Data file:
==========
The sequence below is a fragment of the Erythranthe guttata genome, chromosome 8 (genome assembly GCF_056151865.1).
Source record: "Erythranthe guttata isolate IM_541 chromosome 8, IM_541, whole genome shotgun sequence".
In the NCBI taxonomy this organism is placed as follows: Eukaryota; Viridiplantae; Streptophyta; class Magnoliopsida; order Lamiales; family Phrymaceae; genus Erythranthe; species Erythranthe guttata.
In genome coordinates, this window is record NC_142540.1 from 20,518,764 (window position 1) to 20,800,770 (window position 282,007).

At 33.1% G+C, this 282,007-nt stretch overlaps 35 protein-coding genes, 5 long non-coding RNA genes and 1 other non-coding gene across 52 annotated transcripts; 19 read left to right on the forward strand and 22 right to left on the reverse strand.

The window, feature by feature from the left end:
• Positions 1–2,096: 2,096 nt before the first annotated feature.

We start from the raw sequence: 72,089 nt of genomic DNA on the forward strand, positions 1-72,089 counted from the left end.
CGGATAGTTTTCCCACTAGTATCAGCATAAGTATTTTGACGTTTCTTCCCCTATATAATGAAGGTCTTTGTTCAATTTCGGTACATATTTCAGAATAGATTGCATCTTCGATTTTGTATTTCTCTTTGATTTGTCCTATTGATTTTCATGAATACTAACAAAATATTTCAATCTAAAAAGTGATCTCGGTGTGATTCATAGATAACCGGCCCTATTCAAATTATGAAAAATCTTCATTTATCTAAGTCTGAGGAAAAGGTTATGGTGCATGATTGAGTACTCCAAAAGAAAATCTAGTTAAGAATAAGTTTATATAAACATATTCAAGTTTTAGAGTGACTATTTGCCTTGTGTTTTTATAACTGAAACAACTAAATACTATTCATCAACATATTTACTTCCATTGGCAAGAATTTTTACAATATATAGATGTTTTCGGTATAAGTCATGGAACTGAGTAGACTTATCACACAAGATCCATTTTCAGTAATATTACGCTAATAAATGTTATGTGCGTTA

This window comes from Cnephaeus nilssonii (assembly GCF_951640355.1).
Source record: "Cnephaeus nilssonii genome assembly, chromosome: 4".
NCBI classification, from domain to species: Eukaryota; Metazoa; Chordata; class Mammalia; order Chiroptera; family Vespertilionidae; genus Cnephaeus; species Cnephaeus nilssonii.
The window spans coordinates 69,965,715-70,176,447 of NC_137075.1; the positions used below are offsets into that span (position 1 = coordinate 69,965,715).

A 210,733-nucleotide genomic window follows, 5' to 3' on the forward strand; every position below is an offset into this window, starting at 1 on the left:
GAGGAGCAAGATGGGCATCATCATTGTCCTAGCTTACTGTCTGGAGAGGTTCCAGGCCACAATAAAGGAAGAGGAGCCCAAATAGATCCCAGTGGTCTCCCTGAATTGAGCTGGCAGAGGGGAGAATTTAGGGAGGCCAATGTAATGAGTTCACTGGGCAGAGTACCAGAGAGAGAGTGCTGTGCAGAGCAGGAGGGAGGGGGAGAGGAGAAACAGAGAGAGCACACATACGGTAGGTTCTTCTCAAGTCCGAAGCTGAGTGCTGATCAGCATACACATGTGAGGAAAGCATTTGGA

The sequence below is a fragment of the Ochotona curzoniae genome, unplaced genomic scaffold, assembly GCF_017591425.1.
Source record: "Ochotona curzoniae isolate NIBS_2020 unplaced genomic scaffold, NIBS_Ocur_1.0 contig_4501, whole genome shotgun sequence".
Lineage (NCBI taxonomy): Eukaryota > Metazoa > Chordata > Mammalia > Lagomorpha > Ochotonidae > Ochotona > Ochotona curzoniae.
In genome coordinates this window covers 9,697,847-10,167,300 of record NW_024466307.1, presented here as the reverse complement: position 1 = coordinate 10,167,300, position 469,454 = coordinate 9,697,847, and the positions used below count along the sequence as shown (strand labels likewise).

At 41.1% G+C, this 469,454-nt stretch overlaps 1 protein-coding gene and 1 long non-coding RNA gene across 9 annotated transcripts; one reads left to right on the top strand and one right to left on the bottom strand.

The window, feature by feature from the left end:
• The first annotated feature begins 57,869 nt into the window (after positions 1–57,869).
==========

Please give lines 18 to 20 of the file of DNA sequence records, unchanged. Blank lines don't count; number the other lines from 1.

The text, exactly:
Lineage (NCBI taxonomy): Eukaryota > Metazoa > Chordata > Mammalia > Lagomorpha > Ochotonidae > Ochotona > Ochotona curzoniae.
In genome coordinates this window covers 9,697,847-10,167,300 of record NW_024466307.1, presented here as the reverse complement: position 1 = coordinate 10,167,300, position 469,454 = coordinate 9,697,847, and the positions used below count along the sequence as shown (strand labels likewise).

At 41.1% G+C, this 469,454-nt stretch overlaps 1 protein-coding gene and 1 long non-coding RNA gene across 9 annotated transcripts; one reads left to right on the top strand and one right to left on the bottom strand.